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Ukraine Invasion Jolts Markets
Special Market Update
Russia’s unprovoked invasion of Ukraine, a sovereign country with a democratically elected government that poses no security risk whatsoever to Russia, is truly a horrific crime whose effects will reverberate for decades. Russia’s heinous action has brought upon it an avalanche of some of the toughest economic sanctions ever devised, and the Russian economy is set to be pummeled as the U.S. and European governments shut it out of the global financial system and western companies abandon their Russia operations. We are inspired by the fighting spirit of the Ukrainian forces and fervently hope they succeed in defending their homeland and their system of government from the barbarous and nihilist Russian leadership and military.
Implications for the Markets and Global Economy
Markets were off to a poor start in 2022 well before the Russians launched their invasion and have sunk further since. Today closed out the fifth straight down week for U.S. equities and the S&P 500 Index is now down nearly 12% since Jan. 1. We expect two main economic consequences this year from the Ukraine/Russia conflict.
First, we expect the global economy to slow somewhat due to food and resource shortages exacerbated by the war. Ukraine is the fifth-largest wheat producer in the world and a major exporter of corn and other agricultural products. The region also supplies a significant portion of the world’s fertilizer components. For obvious reasons, there may not be much of a harvest at all in Ukraine this year. And all around the world, farmers will be paying more for fertilizer, people will be paying more for food, and we will all have less money available for other things. Ditto for energy. Oil is up and natural gas prices will be particularly high in Europe.
Second, we expect the war to push inflation higher in the near term, as prices for just about all materials have gone up since the conflict began. This week, the Consumer Price Index (CPI), a measure of inflation, hit 7.9%, another 40-year high. But this is before the full economic effect of the war and sanctions seep in. Supply chain problems are still everywhere and are contributing significantly to rising prices. Unfortunately, we see no clear indications that things are improving. High inflation readings for the next several months are in the bag.
The Fed’s Job Just Got Tougher
Prior to the Russian attack, the Fed already had a significant challenge before it: to ratchet up interest rates from zero to some level that will restrain inflation while not also simultaneously tanking our economy. Now, with another surge in commodities prices in the last two weeks, the Fed’s job will be even more difficult. Given the new uncertainties in the world, we expect the Fed will be very careful not to overdo their rates hikes and to be very communicative about their intentions and outlook. That said, we expect the first 25 basis point hike to come later this month and we think it is time we started the journey back to a more normal monetary policy.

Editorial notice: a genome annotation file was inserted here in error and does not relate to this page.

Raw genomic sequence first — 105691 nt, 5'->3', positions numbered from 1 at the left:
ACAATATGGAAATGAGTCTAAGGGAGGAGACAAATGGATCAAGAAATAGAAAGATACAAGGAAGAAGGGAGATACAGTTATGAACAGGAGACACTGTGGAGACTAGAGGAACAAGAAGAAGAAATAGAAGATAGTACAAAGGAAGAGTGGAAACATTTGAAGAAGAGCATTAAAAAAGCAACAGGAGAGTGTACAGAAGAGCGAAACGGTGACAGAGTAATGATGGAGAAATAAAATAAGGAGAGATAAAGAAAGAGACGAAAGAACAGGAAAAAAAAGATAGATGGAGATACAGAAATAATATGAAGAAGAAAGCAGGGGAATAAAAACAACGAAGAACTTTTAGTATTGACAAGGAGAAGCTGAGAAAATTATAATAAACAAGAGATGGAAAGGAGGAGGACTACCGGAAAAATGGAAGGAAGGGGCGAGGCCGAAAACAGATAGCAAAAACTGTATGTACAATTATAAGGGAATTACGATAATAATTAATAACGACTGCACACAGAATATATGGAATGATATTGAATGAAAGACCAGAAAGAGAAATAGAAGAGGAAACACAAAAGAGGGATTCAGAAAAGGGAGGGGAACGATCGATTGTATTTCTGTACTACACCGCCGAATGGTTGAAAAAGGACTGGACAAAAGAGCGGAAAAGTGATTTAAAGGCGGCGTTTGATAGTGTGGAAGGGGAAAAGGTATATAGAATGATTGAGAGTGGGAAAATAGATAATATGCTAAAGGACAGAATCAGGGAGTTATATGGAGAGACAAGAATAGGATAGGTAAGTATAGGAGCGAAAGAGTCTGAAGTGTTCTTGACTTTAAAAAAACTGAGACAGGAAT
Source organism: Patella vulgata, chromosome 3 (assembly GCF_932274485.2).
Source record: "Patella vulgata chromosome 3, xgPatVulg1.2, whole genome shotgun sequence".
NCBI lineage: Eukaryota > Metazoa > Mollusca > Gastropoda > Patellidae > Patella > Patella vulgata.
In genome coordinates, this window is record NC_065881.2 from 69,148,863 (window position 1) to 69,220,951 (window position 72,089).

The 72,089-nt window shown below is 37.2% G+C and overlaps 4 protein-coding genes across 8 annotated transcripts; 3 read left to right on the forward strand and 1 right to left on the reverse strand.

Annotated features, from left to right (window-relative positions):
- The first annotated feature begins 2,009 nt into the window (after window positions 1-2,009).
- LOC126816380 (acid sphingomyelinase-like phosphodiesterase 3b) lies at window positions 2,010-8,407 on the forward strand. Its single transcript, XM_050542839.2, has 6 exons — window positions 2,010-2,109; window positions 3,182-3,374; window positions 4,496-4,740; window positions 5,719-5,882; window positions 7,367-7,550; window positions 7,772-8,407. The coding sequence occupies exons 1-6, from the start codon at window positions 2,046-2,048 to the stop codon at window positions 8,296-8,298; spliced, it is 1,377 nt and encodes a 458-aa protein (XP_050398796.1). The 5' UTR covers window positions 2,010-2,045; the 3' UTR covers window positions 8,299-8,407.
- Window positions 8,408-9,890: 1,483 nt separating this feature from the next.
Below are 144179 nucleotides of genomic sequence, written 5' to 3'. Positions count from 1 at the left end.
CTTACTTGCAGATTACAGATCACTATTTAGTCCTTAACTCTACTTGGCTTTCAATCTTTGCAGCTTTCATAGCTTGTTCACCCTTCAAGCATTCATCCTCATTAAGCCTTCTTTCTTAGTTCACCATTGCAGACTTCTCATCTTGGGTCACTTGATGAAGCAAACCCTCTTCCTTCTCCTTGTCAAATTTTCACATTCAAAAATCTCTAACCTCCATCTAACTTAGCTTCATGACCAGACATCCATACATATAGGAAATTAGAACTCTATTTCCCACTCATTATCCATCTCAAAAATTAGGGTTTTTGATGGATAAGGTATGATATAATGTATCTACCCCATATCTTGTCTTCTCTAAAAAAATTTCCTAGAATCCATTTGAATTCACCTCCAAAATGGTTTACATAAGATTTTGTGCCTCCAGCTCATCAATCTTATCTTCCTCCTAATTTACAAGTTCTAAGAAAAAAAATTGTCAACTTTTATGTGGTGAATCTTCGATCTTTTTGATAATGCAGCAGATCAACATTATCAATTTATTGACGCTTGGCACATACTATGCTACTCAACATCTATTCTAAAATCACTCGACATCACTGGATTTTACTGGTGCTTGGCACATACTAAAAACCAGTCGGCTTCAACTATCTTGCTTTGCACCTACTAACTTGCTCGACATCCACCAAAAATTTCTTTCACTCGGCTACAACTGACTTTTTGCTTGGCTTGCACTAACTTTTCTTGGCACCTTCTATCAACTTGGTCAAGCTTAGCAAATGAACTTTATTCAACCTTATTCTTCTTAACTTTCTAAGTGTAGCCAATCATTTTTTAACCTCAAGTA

What Will Happen to Energy Prices?
In his 2006 State of the Union address, President George W. Bush famously said “America is addicted to oil.” Now, sixteen years later, we are still addicted to oil but are at least starting to make some headway against our addiction as electric vehicle sales take off. Many investors expect that the Russian oil embargo will keep prices high for the foreseeable future. This week oil (West Texas Intermediate (WTI)) briefly exceeded $130 per barrel, the highest level in 13 years. By the end of the week, however, WTI fell back to $109. While we think that disruptions of Russian oil supplies will keep prices elevated for a few months, we expect them to come back down later in the year as new supply chains form. Oil is a fungible commodity that is priced in a global market. Any far away and seemingly minor supply disruption can have dramatic short-term implications for the price of oil—even if the disruption affects only a tiny percentage of worldwide supply. But the price spikes from such disruptions are usually only temporary, and we expect that will ultimately be the case here as well. (Prices can also be incredibly volatile during a crisis. Recall that as Covid descended on the U.S. in April 2020, U.S. oil contracts briefly traded below zero…) Global and domestic supplies are likely to ramp up in the coming months, but unfortunately Russian oil will also inevitably find buyers somewhere.
We expect 2022 will be a challenging year not just for investors and markets, but for our world at large.
Please contact us if there is anything you would like to discuss about your investments or the markets.
Image: Quadrus via Canva.com
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